Letters to Nature

Nature 404, 861-865 (20 April 2000) | doi:10.1038/35009084; Received 12 January 2000; Accepted 3 March 2000

Respiration as the main determinant of carbon balance in European forests

R. Valentini1, G. Matteucci1, A. J. Dolman2, E.-D. Schulze3,4, C. Rebmann3,4, E. J. Moors2, A. Granier5, P. Gross5, N. O. Jensen6, K. Pilegaard6, A. Lindroth7, A. Grelle8, C. Bernhofer9, T. Gr|[uuml]|nwald9, M. Aubinet10, R. Ceulemans11, A. S. Kowalski11, T. Vesala12, |[Uuml]|. Rannik12, P. Berbigier13, D. Loustau14, J. Gu|[eth]|mundsson15, H. Thorgeirsson15, A. Ibrom16, K. Morgenstern16, R. Clement17, J. Moncrieff17, L. Montagnani18, S. Minerbi19 & P. G. Jarvis17

  1. University of Tuscia, Department of Forest Environment and Resources, I-01100 Viterbo, Italy.
  2. Alterra, PO Box 47, 6700 AA Wageningen, The Netherlands.
  3. Max-Planck-Institut f|[uuml]|r Biogeochemie, D-07745 Jena, Germany.
  4. Former address: Lehrstuhl f|[uuml]|r Pflanzen|[ouml]|kologie, Universit|[auml]|t Bayreuth, D-95440 Bayreuth, Germany.
  5. Centre de Recherches de Nancy, Unit|[eacute]| d|[rsquo]|Ecophysiologie Foresti|[egrave]|re, Equipe de Bioclimatologie, F-54280 Champenoux, France.
  6. Risoe National Labouratory, DK-4000 Roskilde, Denmark.
  7. Lund University, Department of Physical Geography, Box 118, SE-221 00 Lund, Sweden.
  8. SLU, Department for Production Ecology, Faculty of Forestry, PO Box 7042, S-7042 Uppsala , Sweden.
  9. TU Dresden, Institut f|[uuml]|r Hydrologie und Meteorologie , D-01737 Tharandt, Germany.
  10. Unit|[eacute]| de Physique, Facult|[eacute]| Universitaire des Sciences Agronomiques de Gembloux, B-5030 Gembloux , Belgium.
  11. Department of Biology, University of Antwerpen, Universiteitsplein 1, B-2610 Wilrijk, Belgium.
  12. Department of Physics, PO Box 9, FIN-00014, University of Helsinki, Finland.
  13. Unit|[eacute]| de Bioclimatologie, INRA Bourdeaux, BP 81, F33883 Villenave d|[rsquo]|Ornon Cedex, France.
  14. Unit|[eacute]| de Recherches Foresti|[egrave]|res, INRA Bourdeaux, BP 45, F33611 Gazinet, France.
  15. Agricultural Research Institute, Department of Environmental Research, Keldnaholti, 112, Reykjavik , Iceland.
  16. Georg-August Universit|[auml]|t, Institut f|[uuml]|r Bioklimatologie , B|[uuml]|sgenweg 2, D-37077-G|[ouml]|ttingen , Germany.
  17. University of Edinburgh, Institute of Ecology and Resource Management, Edinburgh EH9 3JU, UK.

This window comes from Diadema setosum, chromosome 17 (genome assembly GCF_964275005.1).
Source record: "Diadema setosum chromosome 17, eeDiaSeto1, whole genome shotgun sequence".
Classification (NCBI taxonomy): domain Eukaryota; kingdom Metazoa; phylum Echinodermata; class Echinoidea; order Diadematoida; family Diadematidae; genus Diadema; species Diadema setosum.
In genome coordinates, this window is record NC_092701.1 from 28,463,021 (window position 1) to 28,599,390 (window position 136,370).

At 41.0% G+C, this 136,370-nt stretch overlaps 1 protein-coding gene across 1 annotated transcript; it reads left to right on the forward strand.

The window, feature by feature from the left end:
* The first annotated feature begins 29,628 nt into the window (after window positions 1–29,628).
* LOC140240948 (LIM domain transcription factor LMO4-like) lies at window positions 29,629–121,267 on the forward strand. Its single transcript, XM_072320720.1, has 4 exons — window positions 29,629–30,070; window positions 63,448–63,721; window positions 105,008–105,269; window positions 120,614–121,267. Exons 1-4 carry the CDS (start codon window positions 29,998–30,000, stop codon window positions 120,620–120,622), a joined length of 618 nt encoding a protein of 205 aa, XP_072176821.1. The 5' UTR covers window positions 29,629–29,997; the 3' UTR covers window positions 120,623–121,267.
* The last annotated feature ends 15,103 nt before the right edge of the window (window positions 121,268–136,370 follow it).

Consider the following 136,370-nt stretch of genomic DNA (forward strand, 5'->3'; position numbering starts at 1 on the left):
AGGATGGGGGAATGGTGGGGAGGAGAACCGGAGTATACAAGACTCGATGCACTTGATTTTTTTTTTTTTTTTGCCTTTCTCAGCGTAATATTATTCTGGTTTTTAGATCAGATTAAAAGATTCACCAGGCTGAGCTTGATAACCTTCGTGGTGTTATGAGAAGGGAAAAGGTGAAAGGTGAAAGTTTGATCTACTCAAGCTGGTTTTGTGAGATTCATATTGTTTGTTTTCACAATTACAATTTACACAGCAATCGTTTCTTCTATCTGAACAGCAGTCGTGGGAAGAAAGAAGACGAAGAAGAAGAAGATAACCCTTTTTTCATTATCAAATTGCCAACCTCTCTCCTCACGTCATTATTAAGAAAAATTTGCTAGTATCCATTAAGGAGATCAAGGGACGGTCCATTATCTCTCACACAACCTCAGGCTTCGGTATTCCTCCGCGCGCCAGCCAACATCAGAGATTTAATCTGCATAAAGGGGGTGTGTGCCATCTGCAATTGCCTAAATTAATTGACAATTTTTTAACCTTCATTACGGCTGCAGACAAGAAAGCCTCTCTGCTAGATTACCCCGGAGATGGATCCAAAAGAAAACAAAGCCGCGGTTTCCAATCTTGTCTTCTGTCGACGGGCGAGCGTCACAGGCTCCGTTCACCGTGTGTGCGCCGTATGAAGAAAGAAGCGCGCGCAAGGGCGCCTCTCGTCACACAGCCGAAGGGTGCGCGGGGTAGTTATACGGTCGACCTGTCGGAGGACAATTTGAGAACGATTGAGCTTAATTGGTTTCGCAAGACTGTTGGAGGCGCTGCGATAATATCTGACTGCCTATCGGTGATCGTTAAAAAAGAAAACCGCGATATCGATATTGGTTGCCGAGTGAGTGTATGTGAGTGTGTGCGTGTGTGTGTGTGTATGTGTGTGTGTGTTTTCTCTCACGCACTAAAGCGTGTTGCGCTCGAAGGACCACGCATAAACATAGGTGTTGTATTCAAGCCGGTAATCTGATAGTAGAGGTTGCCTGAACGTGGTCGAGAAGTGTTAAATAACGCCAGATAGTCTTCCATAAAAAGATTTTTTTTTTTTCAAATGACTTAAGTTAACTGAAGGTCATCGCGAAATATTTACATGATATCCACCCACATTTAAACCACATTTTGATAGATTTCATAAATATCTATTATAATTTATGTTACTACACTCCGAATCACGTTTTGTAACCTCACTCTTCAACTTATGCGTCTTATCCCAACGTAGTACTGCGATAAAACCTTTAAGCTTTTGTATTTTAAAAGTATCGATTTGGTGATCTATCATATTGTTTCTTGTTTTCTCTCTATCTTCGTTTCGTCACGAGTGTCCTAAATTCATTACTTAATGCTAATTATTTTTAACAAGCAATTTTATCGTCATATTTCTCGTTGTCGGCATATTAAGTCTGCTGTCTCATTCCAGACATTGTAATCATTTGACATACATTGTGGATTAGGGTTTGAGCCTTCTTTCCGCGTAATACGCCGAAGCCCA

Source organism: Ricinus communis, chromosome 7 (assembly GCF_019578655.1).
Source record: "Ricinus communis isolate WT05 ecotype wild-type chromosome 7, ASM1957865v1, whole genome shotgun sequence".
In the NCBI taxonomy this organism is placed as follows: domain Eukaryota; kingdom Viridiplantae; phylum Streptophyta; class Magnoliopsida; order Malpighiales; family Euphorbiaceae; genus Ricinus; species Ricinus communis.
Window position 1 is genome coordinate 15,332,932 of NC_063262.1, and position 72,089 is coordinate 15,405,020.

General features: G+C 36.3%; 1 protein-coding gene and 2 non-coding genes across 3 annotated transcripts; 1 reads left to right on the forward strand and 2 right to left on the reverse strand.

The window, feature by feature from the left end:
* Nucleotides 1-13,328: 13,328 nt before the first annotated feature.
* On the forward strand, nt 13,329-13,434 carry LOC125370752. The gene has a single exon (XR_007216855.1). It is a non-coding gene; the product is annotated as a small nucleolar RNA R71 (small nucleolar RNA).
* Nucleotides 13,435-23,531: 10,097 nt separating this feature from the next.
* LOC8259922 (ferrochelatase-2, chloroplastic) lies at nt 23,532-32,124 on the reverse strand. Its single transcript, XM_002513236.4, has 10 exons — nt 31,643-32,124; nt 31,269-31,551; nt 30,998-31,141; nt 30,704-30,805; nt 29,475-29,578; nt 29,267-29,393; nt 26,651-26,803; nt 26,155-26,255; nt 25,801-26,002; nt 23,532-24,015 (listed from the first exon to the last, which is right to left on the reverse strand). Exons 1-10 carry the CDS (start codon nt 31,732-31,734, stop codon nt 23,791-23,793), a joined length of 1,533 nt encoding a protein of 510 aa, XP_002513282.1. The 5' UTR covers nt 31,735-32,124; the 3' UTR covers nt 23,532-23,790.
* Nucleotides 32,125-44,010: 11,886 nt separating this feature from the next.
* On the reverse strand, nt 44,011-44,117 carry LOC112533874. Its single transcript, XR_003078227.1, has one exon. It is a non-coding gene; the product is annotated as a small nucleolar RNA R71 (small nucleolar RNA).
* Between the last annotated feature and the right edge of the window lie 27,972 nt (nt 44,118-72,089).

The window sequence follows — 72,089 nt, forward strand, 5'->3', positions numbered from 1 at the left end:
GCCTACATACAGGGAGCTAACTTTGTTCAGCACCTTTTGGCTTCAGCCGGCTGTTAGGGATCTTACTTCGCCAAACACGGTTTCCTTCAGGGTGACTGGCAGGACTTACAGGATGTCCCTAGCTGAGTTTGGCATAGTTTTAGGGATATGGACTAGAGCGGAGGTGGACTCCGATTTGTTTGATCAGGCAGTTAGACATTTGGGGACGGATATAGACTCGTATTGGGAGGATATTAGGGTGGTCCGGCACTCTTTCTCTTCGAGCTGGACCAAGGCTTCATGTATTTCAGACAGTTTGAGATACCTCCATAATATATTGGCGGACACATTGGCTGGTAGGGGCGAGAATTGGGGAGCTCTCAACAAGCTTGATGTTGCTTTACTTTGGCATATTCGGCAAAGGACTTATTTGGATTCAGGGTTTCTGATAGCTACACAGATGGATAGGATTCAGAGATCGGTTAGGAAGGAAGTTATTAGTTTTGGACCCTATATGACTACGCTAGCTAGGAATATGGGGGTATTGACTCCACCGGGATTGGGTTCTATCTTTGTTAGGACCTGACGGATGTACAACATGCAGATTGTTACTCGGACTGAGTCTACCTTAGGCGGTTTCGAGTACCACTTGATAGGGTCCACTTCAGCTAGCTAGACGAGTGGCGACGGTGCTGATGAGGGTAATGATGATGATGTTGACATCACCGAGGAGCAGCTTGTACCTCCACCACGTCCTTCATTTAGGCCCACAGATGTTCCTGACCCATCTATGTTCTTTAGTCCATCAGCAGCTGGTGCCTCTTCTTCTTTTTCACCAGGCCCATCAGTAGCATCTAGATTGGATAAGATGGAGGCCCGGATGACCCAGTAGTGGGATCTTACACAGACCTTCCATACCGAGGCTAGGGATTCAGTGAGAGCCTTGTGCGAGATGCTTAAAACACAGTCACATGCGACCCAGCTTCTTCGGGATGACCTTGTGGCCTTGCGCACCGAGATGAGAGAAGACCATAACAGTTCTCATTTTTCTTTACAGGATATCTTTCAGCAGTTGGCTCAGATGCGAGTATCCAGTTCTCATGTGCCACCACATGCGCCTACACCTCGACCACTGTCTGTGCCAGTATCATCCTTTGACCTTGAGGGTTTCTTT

18. University of Padova, Department of Land and Agro-Forestry Systems, Agripolis, I-35020 Legnaro , Padova, Italy. Autonomous Province of Bolzano, Forest Services, I-39100 Bolzano, Italy.

Correspondence to: R. Valentini1 Correspondence and requests for materials should be addressed to R.V. (e-mail: Email: rik@unitus.it).

Carbon exchange between the terrestrial biosphere and the atmosphere is one of the key processes that need to be assessed in the context of the Kyoto Protocol1. Several studies suggest that the terrestrial biosphere is gaining carbon2, 3, 4, 5, 6, 7, 8, but these estimates are obtained primarily by indirect methods, and the factors that control terrestrial carbon exchange, its magnitude and primary locations, are under debate. Here we present data of net ecosystem carbon exchange, collected between 1996 and 1998 from 15 European forests, which confirm that many European forest ecosystems act as carbon sinks. The annual carbon balances range from an uptake of 6.6 tonnes of carbon per hectare per year to a release of nearly 1 t C ha -1 yr-1, with a large variability between forests. The data show a significant increase of carbon uptake with decreasing latitude, whereas the gross primary production seems to be largely independent of latitude. Our observations indicate that, in general, ecosystem respiration determines net ecosystem carbon exchange. Also, for an accurate assessment of the carbon balance in a particular forest ecosystem, remote sensing of the normalized difference vegetation index or estimates based on forest inventories may not be sufficient.